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WHAT “GREEN HOUSES” DON’T OFFER:
Physical restraints // Chair and bed alarms // Strict schedules // Social isolation // An assurance that their small-scale effort can change a giant industry

The New Nursing Home

By Linda Keslar // Photographs by Jason Grow // Fall 2013
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A resident in front of his door

Jason Grow for Proto

Deliberately different from traditional facilities, the Leonard Florence Center for Living in Chelsea, Mass., embodies principles of the innovative “Green House” model for long-term care. The three-year-old building is designed to make Al Cohen and the others in his 10-person group feel at home in their own “residence.”

Jill Herold’s widowed 92-year-old mother, Evelyn Mehlhop, had a broken hip and dementia, and clearly needed around-the-clock care. Yet Herold hated the idea of moving her into a nursing home, particularly after she toured facilities that lived up to her worst expectations—drab, highly regimented mini-hospitals with dim corridors and unhappy residents. Then she walked into the Leonard Florence Center for Living in Chelsea, Mass., where her first surprise was the aroma of baking cookies, not antiseptics. The lobby, known as Main Street, houses a bakery-café, a deli and a spa-salon, and there’s an outdoor garden for residents, among other amenities. “It was like an elegant hotel, about as far from anything medical as you could imagine,” Herold says.

At the vanguard of innovation in the nursing home industry, the three-year-old Leonard Florence Center for Living exemplifies a new model of long-term care known as the Green House, and nothing about it seems institutional. Each of the five upper floors constitutes two separate “households” with private rooms for 10 residents. The normally dominant nurse’s station has been eliminated and instead there are common areas in each household—a living room furnished with comfortable sofas and chairs around a fireplace, an open kitchen and a communal dining table where residents often eat together. Cooking, housekeeping and even laundry are handled by two certified nursing aides known as shahbazim—derived from Persian, it means “nurturing of elders”—who also care for residents. Traditional nursing homes, in contrast, have clear demarcations separating housekeepers, kitchen workers, nurses and aides, who follow rigid schedules for serving meals or dispensing medications.

At Leonard Florence, Mehlhop can sleep, bathe, eat and roam around whenever she wants. The environment is calm and cheery, with none of the physical restraints found in most nursing homes or the alarms that sound if residents get up from a wheelchair, for example. (Instead, patients wear ankle bracelets that help the staff keep tabs on them and will disable the elevator if a patient tries to leave.)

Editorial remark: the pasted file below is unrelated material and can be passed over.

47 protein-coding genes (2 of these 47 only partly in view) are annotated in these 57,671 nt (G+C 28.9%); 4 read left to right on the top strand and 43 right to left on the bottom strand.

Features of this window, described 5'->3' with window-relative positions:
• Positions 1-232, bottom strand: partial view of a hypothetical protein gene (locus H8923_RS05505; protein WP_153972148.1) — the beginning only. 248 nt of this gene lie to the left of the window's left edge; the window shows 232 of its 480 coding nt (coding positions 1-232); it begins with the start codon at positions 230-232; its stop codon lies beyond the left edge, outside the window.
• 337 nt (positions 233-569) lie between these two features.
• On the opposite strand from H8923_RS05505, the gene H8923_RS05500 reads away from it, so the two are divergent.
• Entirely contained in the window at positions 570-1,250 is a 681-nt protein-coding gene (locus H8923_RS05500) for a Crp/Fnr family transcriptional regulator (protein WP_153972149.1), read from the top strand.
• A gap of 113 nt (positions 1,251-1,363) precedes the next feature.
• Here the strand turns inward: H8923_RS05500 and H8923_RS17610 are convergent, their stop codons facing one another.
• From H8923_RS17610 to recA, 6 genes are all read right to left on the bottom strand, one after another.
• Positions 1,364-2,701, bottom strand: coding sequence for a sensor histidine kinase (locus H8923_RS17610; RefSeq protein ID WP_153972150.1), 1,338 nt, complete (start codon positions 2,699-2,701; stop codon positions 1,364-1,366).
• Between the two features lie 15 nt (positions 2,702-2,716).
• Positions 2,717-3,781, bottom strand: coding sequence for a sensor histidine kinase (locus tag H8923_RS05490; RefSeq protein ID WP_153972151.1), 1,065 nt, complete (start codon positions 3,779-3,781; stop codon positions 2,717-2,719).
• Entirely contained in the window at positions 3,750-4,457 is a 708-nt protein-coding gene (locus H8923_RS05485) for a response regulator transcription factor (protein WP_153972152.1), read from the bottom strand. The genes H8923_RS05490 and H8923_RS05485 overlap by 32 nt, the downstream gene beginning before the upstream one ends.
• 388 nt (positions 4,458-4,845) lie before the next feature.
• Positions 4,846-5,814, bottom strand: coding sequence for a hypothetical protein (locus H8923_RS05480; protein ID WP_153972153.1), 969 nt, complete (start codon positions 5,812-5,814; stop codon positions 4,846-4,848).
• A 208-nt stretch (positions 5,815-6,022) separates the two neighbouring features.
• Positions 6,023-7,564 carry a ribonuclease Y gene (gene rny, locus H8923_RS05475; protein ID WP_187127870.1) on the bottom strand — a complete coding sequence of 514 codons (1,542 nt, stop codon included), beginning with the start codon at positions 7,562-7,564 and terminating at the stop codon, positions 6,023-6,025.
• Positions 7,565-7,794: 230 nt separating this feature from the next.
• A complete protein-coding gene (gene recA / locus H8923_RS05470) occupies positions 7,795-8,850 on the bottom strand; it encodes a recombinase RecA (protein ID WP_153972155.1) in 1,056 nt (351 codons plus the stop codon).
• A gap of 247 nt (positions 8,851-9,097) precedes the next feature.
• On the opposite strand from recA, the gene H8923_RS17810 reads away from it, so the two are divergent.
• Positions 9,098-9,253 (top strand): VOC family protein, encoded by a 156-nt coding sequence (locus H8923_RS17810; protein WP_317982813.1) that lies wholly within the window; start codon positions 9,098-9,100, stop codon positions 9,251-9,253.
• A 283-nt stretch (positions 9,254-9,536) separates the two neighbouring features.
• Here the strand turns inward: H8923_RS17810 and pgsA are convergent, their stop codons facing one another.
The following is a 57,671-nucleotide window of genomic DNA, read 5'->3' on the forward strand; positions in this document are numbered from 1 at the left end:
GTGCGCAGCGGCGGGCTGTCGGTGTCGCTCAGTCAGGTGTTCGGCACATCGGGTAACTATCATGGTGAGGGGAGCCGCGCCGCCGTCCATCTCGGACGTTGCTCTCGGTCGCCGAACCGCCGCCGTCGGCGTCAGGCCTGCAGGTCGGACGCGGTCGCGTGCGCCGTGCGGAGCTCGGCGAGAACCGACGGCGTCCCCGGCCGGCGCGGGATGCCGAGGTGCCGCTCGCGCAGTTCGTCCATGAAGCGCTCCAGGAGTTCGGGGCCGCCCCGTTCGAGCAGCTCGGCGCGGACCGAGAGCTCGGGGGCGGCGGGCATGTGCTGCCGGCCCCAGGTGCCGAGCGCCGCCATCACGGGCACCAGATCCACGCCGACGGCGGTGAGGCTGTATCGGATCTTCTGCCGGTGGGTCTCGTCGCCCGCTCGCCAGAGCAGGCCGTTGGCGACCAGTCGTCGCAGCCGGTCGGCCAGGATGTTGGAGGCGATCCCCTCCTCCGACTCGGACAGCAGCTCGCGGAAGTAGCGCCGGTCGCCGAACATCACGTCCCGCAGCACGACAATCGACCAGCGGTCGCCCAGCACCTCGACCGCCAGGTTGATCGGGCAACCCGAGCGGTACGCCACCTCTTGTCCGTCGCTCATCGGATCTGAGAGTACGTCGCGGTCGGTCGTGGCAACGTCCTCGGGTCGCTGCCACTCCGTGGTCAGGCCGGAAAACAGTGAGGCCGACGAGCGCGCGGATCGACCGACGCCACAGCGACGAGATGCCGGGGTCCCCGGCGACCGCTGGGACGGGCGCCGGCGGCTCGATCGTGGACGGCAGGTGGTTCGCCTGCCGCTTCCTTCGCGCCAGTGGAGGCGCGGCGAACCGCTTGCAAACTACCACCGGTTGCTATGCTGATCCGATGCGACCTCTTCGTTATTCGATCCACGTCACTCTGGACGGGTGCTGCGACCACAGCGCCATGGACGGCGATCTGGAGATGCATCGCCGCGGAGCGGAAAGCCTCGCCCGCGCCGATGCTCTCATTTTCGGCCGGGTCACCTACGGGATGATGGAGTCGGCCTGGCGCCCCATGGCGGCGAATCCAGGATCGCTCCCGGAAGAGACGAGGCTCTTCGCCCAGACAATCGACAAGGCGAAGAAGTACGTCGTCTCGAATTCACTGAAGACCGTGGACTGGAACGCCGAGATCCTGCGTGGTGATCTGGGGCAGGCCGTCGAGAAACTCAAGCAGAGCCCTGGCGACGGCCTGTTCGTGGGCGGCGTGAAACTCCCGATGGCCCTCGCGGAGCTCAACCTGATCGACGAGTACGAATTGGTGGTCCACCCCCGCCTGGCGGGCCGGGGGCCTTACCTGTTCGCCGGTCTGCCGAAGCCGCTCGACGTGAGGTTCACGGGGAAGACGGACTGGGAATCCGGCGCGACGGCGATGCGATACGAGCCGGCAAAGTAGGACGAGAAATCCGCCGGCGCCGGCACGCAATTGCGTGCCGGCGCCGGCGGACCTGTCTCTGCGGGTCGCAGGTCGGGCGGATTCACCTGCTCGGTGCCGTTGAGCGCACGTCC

Leonard Florence is far from the only nursing facility striving to create a homelike atmosphere and improve residents’ quality of life. Building a new Green House or undertaking a major physical renovation can be part of the strategy, but other nursing homes are primarily working to transform how they’re run, embracing a movement known simply as “culture change” that entails shifting away from the emphasis on efficiency and economies of scale that characterizes most nursing homes. Culture change typically requires an operational reorganization to give staff members more autonomy and to let residents have a say in even the smallest details of their lives. “It’s about not looking at residents as a task, but rather as who they are as individuals,” says Angie McAllister, a director of cultural transformation at Signature HealthCare, a privately held for-profit nursing home chain.

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1. “Occupancy and Revenue Gains From Culture Change in Nursing Homes: A Win-Win Innovation for a New Age of Long-Term Care,” by Amy Elliot, Seniors Housing & Care Journal, January 2010. A study supported by the Commonwealth Fund analyzing culture change across 185 nursing homes, which found modestly higher occupancy rates, but significant improvements in revenue.

2. “Evidence Behind the Green House and Similar Models of Nursing Home Care,” by Sheryl Zimmerman et al., Aging Health, December 2010. A comprehensive examination of components of the Green House model, concluding supportive evidence for private rooms, access to the outdoors, residential-style dining, self-managed teams and other characteristics.

3. “Nurse Staffing and Deficiencies in the Largest For-Profit Nursing Home Chains and Chains Owned by Private Equity Companies,” by Charlene Harrington et al., Health Services Research, February 2012. The first study to focus on the staffing and quality of care in the top 10 for-profit nursing home chains, which found lower staffing and higher rates of failure to meet federal nursing home quality standards than at government-owned facilities.

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